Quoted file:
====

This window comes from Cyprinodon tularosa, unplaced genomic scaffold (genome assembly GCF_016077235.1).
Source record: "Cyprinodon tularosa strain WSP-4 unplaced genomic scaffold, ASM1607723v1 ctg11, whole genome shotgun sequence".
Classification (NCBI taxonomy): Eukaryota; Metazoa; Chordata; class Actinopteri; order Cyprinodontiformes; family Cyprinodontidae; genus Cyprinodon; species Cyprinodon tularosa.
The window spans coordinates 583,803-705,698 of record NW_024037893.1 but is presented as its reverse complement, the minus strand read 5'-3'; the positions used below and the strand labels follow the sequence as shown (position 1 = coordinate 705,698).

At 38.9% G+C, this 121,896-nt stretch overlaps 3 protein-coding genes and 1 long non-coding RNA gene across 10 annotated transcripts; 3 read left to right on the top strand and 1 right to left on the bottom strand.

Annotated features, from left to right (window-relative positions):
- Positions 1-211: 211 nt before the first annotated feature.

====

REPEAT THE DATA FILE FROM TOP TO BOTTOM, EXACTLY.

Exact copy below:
This window comes from Cyprinodon tularosa, unplaced genomic scaffold (genome assembly GCF_016077235.1).
Source record: "Cyprinodon tularosa strain WSP-4 unplaced genomic scaffold, ASM1607723v1 ctg11, whole genome shotgun sequence".
Classification (NCBI taxonomy): Eukaryota; Metazoa; Chordata; class Actinopteri; order Cyprinodontiformes; family Cyprinodontidae; genus Cyprinodon; species Cyprinodon tularosa.
The window spans coordinates 583,803-705,698 of record NW_024037893.1 but is presented as its reverse complement, the minus strand read 5'-3'; the positions used below and the strand labels follow the sequence as shown (position 1 = coordinate 705,698).

At 38.9% G+C, this 121,896-nt stretch overlaps 3 protein-coding genes and 1 long non-coding RNA gene across 10 annotated transcripts; 3 read left to right on the top strand and 1 right to left on the bottom strand.

Annotated features, from left to right (window-relative positions):
- Positions 1-211: 211 nt before the first annotated feature.